Do Fish Need to See a Vet?

Analysis by Dr. Karen Shaw Becker

do fish need to see a vet

Story at-a-glance -

  • Proper care for a pet fish requires not only careful attention to water quality, temperature and environmental enrichment, but also visits to the veterinarian, especially if your fish seems sick or “off”
  • Signs of illness in fish include changes in eating habits or buoyancy, lesions or discoloration on the skin or an asymmetrical body shape
  • Poor water quality is a leading culprit, as it can dampen your pet’s immune system, making it more susceptible to illness and disease
  • Infectious diseases are also common in fish and may be introduced if you add a new fish to the tank
  • Depending on the problem, fish may receive fecal testing, gill biopsies, x-rays, skin scraping, medications and even surgery
  • The American Association of Fish Veterinarians maintains a “Find a Fish Vet” locator to help you locate a provider near you

Fish are, sadly, sometimes regarded as “throwaway” pets, despite the fact that they are quite intelligent and capable of feeling pain. It’s also often assumed that fish don’t live very long, but while some fish live only a few years, others, like goldfish and koi, can live to be 20 or 40 years, provided they receive proper care.

Proper care for a pet fish requires not only careful attention to water quality, temperature and environmental enrichment, but also visits to the veterinarian, especially if your fish seems sick or “off.”

When Should Your Fish See a Vet?

Like most animals, fish can be stoic and hide signs of illness until they’re very sick. It’s important to watch for signs of sickness, including changes in eating habits or buoyancy, lesions or discoloration on the skin or an enlarged belly, and seek professional care as needed. Signs that your fish may require veterinary care include:

Loss of appetite

Rapid gill movements

Changes in buoyancy (swimming position in the water column)

Hiding (for a normally social fish) or avoiding tank areas

Clamping fins against the body

Flashing (rubbing against objects)

CA Fish Vet, which specializes in aquatic veterinary services, adds that an asymmetrical body shape, lumps and bumps or misshapen fins can also signal a problem. “Most of the time, these changes are fairly obvious, but especially in the case of coelomic tumors, subtle changes can be very hard to spot,” they note.1

How do fish get sick? Poor water quality is a leading culprit, as it can dampen your pet’s immune system, making it more susceptible to illness and disease.2 For this reason, if you take your fish to the vet, bring a sample of his tank water along with you. Improper temperature, pH or salt levels, or dirty, polluted water can make your fish sick. Infectious diseases are also common in fish and may be introduced if you add a new fish to the tank. Fish can suffer from viral, bacterial, fungal or parasitic infections.

What Types of Services Do Fish Vets Provide?

The News-Gazette featured the story of a University of Illinois College of Veterinary Medicine student who noticed a black discoloration on the fin of her betta fish. She took him in to see a fish vet, who conducted a full examination.3

A full exam on a fish includes gaining information on the fish’s environment and food sources, as well as observing the fish while he’s swimming. The fish may also be anesthetized, via a powder that’s added to his tank, so the veterinarian can more closely check his eyes, gills and mouth. The fish may be kept out of water for brief periods while this takes place.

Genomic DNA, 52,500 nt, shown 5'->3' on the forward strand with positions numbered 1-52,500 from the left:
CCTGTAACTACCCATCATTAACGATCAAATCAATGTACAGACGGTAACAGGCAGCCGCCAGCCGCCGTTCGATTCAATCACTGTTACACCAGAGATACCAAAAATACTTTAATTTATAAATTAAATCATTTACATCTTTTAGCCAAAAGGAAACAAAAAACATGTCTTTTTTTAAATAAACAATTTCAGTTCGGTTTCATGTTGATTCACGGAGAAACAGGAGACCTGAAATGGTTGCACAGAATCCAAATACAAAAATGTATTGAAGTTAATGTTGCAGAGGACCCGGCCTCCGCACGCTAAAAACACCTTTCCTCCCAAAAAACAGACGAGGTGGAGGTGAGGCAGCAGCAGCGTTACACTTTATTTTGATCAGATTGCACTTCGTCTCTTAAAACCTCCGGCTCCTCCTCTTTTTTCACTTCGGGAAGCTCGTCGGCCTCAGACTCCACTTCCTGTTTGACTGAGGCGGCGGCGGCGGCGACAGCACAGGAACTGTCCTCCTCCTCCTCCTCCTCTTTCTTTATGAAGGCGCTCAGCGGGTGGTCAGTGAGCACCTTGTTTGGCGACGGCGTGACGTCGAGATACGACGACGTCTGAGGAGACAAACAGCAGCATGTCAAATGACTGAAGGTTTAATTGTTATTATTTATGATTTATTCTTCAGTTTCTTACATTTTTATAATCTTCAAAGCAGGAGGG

In the betta fish’s case, a mucus scrape, clip of the gill and scraping of the lesion were performed, which revealed no abnormal cells. A biopsy of the abnormal fin was then taken, which revealed a deep bacterial infection, which was treated by adding a low concentration of antibiotic to his tank water. If medication is needed, they may be administered via medicated feed, injection or the water in their tank.4

Depending on the problem, fish may also receive fecal testing, biopsies, x-rays or skin scraping. They can even undergo surgery, surrounded by moist sponges so they don’t dry out. In one case handled by CA Fish Vet, a shovelnose catfish named Rocky had to have surgery to remove over 1 pound of rocky substrate that he’d consumed. In another case, a fancy ranchu goldfish named Lemon had surgery to fix a jaw deformity.5

Where Can You Find a Veterinarian for Your Fish?

The American Association of Fish Veterinarians maintains a “Find a Fish Vet” locator to help you locate a provider near you.6 Unfortunately, it can be difficult to find veterinarians who specialize in aquatic species like fish, so some travelling may be required. In some cases, however, you may be able to find a fish veterinarian who will come to you, which puts far less stress on the fish.

While it may initially seem strange to seek veterinary care for a fish, these pets require care just like their furry and feathered counterparts, and their bonds with their owners can be just as strong. Dr. Krista Keller, a specialist in zoological medicine who treated the betta fish, told The News-Gazette:7

“It doesn’t matter how much a fish may have cost, as the bond between a fish and their human family members can be quite strong … Taking an animal to the veterinarian can be scary, whether the animal is furry, finned, feathered or otherwise. Call ahead to the veterinary practice to make sure they include fish among the patients they treat. Then you can feel more comfortable that the experience will be a positive one.”

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